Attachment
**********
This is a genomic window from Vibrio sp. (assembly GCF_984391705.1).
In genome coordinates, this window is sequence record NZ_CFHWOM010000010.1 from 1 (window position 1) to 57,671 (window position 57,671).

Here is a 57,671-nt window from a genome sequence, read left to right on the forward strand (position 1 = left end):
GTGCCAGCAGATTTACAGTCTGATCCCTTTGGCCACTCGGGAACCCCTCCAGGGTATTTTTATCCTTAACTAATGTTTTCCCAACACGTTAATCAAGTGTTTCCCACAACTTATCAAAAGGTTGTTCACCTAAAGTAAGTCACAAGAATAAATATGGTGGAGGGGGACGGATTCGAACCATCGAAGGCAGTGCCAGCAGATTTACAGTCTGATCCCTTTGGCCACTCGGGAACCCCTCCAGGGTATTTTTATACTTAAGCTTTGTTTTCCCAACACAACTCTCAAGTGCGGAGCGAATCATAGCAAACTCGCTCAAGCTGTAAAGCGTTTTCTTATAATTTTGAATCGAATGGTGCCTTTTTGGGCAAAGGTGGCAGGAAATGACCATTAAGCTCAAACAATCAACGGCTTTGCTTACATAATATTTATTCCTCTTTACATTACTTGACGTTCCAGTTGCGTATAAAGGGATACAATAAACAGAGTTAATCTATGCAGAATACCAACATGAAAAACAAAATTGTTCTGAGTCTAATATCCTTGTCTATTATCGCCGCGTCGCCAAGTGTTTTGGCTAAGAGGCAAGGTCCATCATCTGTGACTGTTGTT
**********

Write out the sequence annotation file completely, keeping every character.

This is a genomic window from Vibrio sp. (assembly GCF_984391705.1).
In genome coordinates, this window is sequence record NZ_CFHWOM010000010.1 from 1 (window position 1) to 57,671 (window position 57,671).

Here is a 57,671-nt window from a genome sequence, read left to right on the forward strand (position 1 = left end):
GTGCCAGCAGATTTACAGTCTGATCCCTTTGGCCACTCGGGAACCCCTCCAGGGTATTTTTATCCTTAACTAATGTTTTCCCAACACGTTAATCAAGTGTTTCCCACAACTTATCAAAAGGTTGTTCACCTAAAGTAAGTCACAAGAATAAATATGGTGGAGGGGGACGGATTCGAACCATCGAAGGCAGTGCCAGCAGATTTACAGTCTGATCCCTTTGGCCACTCGGGAACCCCTCCAGGGTATTTTTATACTTAAGCTTTGTTTTCCCAACACAACTCTCAAGTGCGGAGCGAATCATAGCAAACTCGCTCAAGCTGTAAAGCGTTTTCTTATAATTTTGAATCGAATGGTGCCTTTTTGGGCAAAGGTGGCAGGAAATGACCATTAAGCTCAAACAATCAACGGCTTTGCTTACATAATATTTATTCCTCTTTACATTACTTGACGTTCCAGTTGCGTATAAAGGGATACAATAAACAGAGTTAATCTATGCAGAATACCAACATGAAAAACAAAATTGTTCTGAGTCTAATATCCTTGTCTATTATCGCCGCGTCGCCAAGTGTTTTGGCTAAGAGGCAAGGTCCATCATCTGTGACTGTTGTT